Using a single amino acid supplement can cause a negative nitrogen balance in the body, which can decrease how well your metabolism works and cause your kidneys to work harder. For children, supplementing with a single amino acid may lead to growth problems. It’s generally not advised for anyone to take high doses of single amino acids for long periods of time.

Women who are pregnant or breastfeeding should not supplement with L-isoleucine.

The inability to break down isoleucine and other BCAAs is associated with an inherited condition called maple syrup urine disease or MSUD, which causes urine to be discolored and smell sweet similar to maple syrup. MSUD can be mild or come and go, but even in its mildest form, repeated periods of physical stress can cause mental disability and high levels of leucine amino acid to buildup. Severe cases of MSUD can cause brain damage as a result of periods of physical stress, including fever, infection or not eating for a long time. Someone with MSUD should not supplement with BCAAs.

Talk to your healthcare provider before supplementing with this essential amino acid, especially if you have a medical condition and/or currently take medication.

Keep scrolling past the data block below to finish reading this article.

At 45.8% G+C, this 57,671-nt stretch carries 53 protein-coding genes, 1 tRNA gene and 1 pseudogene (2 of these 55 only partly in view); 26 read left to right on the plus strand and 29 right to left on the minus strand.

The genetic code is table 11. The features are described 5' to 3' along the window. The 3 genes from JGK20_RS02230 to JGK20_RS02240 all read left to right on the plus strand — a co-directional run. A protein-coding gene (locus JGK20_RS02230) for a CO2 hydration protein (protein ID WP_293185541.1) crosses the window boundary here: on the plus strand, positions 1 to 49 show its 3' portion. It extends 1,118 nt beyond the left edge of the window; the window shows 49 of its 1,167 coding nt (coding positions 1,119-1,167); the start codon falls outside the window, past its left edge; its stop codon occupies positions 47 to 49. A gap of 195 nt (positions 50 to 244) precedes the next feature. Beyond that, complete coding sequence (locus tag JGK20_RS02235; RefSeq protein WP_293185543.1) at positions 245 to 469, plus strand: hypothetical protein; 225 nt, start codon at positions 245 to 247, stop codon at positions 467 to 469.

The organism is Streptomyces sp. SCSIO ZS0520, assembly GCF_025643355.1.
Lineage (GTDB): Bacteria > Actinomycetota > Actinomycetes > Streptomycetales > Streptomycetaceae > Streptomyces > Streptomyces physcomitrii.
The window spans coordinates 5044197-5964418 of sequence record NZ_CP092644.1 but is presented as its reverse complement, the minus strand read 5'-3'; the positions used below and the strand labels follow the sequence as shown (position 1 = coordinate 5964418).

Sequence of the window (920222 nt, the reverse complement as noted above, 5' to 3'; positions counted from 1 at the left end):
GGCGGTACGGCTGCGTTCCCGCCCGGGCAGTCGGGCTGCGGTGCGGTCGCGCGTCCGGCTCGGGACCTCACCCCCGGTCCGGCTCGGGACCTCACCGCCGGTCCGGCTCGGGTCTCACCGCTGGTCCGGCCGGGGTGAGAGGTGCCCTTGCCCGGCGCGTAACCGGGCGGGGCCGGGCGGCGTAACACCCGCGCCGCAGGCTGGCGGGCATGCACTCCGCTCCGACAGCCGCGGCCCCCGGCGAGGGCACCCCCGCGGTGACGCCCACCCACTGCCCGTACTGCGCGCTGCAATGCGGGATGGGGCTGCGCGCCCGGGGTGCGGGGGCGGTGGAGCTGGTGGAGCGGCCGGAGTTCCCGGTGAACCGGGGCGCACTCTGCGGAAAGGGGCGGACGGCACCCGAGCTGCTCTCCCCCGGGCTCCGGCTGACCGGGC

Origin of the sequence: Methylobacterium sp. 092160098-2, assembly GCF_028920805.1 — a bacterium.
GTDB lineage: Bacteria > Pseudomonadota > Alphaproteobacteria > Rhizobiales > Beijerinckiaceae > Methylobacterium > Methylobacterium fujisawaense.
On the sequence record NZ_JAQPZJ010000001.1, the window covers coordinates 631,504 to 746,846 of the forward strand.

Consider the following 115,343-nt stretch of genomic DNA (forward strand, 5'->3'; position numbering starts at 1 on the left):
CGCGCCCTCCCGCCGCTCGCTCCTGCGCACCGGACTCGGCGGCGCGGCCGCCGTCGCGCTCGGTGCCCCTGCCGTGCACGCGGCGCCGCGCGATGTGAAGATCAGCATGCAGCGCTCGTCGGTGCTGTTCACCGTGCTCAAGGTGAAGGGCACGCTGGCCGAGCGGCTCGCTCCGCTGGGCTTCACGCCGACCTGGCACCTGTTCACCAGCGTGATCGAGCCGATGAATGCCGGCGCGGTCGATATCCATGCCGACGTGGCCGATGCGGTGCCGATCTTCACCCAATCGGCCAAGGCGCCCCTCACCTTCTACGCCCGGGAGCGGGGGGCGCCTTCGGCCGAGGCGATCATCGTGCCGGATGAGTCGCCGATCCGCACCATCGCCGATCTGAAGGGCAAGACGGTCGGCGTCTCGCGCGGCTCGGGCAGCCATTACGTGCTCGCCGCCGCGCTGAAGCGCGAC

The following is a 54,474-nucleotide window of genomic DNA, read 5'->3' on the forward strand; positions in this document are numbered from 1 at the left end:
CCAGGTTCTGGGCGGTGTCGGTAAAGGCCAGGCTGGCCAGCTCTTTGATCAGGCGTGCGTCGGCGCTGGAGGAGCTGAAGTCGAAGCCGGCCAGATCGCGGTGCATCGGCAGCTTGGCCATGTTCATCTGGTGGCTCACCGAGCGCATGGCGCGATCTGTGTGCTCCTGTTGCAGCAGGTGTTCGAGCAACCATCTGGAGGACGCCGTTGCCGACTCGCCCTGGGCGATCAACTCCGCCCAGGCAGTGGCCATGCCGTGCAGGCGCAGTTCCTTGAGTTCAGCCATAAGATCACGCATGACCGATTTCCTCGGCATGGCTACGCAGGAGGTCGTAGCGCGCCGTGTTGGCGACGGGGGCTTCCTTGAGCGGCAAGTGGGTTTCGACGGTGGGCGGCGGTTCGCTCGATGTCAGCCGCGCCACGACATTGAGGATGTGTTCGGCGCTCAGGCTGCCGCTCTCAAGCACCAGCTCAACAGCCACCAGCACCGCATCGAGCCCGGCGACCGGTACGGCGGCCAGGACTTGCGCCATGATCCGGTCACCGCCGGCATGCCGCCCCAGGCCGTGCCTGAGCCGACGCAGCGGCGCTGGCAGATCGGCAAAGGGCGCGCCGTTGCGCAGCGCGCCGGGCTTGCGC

Final Thoughts

  • L-isoleucine is an essential amino acid that the body cannot manufacture so it must be obtained through diet or supplements.
  • It’s not hard to get this amino acid in your diet by consuming foods like meat, fish, dairy products, legumes and seeds.
  • Based on research to date, benefits of this essential amino acid may include lowered glucose levels, improved cognitive and physical performance, and reduced post-workout fatigue.
  • It is most often taken as a supplement in combination with the other two branched-chain amino acids, L-valine and L-leucine.
  • Whey protein is a supplement that contains all three branched-chain amino acids.
  • Always consult with your healthcare provider before supplementing with amino acids.